Vonda Krahn retires from Lanier Library

Published 9:19 pm Friday, May 29, 2015

FEATUREVondaKrahn (1)
By Mark Schmerling


In 1993, Vonda Krahn began working at Tryon’s Lanier Library as a circulation clerk. June 1 marks Krahn’s official retirement as executive director of the facility, one of fewer than 20 membership libraries in the country.

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Krahn served as executive director since 1997. He successor, Lisa Lyon came on board last week.


Lanier Library, a non profit, now celebrating its 125th anniversary, “is a great place actually,” Krahn remarked. “It’s the oldest civic organization in Polk County.”


Though the U.S. boasts its “Founding Fathers,” Tryon can claim with great pride its “Founding Mothers.” From the dream of five visionary women in 1889, the library has grown to better serve the community, continuing to do so under Krahn.


“Those women were remarkable,” Krahn emphasized. They founded the Lanier Club in 1890. In 1905, the Lanier Library was constructed.


The five women included three sisters, Mary and Lucy LeDuc, and Mrs. Elizabeth Boardman, plus Ameila Spence and Mrs. Thomas Knott. In addition to founding the library, these and other women of the time promoted health education, mandatory school attendance and other civic ideas.


In the library’s early years, traveling bookcases made reading available at churches and businesses for short periods at a time. Early bookcases also made their way to Lynn and Landrum. When settlers came to this area from England, Krahn said, many brought their libraries with them, and shared their books.


Many current civic organizations, including Tryon Fine Arts Center (TFAC) are offshoots of the Lanier Club and the influence of these five women.


Around 1940, Lanier Library had a one-day-per-week branch in Lynn, where poet Sidney Lanier, the library’s namesake, lived for a time.


During World War II, Lanier Library was rented to provide dance space for soldiers.


“It’s absolutely amazing,” Krahn continued. “It hasn’t changed all that much.” The library receives its funds from memberships (a very modest $30 per household annually), donations and endowments.


“People in the area don’t even know this is a library. Anyone can come in and use the library, but only members can take out books.”


Large selections of both fiction and non-fiction volumes can be found, as well as a fine selection of periodicals. Each type of book enjoys its own room. The facility’s Mystery Room, for instance, contains mystery books and films.


Lanier also boasts a North Carolina section, and a large-print book collection.


“We have a wonderful collection of art books,” Kranh noted with pride.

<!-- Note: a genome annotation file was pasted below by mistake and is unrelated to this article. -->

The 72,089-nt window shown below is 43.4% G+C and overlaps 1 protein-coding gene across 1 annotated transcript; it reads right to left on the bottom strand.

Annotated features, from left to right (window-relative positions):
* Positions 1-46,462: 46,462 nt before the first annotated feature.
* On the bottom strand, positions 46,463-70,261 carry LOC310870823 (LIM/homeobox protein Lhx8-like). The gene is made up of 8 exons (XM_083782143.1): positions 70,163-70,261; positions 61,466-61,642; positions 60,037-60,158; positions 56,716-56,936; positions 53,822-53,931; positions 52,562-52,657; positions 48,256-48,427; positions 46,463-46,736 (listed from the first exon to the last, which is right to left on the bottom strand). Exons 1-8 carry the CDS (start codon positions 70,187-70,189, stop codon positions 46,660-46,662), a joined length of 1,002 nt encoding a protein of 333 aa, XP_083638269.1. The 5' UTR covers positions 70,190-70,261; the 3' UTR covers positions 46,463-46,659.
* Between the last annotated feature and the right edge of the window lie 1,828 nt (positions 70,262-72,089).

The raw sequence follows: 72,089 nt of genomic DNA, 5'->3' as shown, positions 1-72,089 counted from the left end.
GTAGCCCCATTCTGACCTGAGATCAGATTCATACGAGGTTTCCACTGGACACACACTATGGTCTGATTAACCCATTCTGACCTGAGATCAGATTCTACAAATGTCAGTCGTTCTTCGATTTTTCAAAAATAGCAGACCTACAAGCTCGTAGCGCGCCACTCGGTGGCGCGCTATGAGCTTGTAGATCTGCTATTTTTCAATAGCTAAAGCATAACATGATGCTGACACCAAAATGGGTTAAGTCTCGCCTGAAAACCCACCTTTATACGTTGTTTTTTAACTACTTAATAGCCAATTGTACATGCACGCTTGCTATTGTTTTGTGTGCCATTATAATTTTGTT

In fact, second only to the selection of books, is the room-to-room display of visual art, donated by community members.


While women originally selected books for the facility, a media selection committee performs that task now. In addition, Krahn noted, members can order books. Library officials encourage members to suggest obtaining books of their choice.


Currently, no e-books are available, but that is likely to change, Krahn said.


Krahn pointed out that Lanier Library is unlike the stereotypical institution where silenced is enforced. Instead, visitors can feel comfortable with normal indoor speech.


Even so, the library is quiet, a treat for those who bring their laptop computers, or use the library’s computers.


“They like it because it’s quiet,” Krahn remarked.


Even with more than 450 memberships, Lanier Library cannot operate on membership fees. Gifts and endowments help keep books available, pay salaries and provide building upkeep. Board members are all volunteers, as are some others performing services at Lanier Library.


Costs have risen for books, Krahn said. For instance, in 1968, a typical hardcover book cost about $7. Today, the cost is about $30. In 1966, the Holmes Room was constructed for $21,000. All additions, to the original 1905 structure, notes Krahn, look to have grown from it.


Memorial funds, presented to the library in someone’s memory, provide items not purchased, or available through, the regular budget.


Because schools now provide programs similar to those at the library, fewer children visit.


“It’s a real treat to see a little kid come in,” Krahn said. “We’d like to do more things for children.”


Overall, “there have been some changes, of course,” Krahn noted, “but the values are still the same.”


“I have been very, very fortunate to work with great board members,” she said. Krahn, who loves to read, said she has been in the right place.


Krahn thanked staff members Lynn Montgomery, Sandra McCall and Claire O’Sheel, “my good friends and loyal ambassadors of the library.”


Lanier Library continues to follow its mission statement, “The continuing promise of Lanier Library is to promote and maintain literary and cultural activities and enhance its unique assets.”


In other words, it will continue to offer the best of old and new.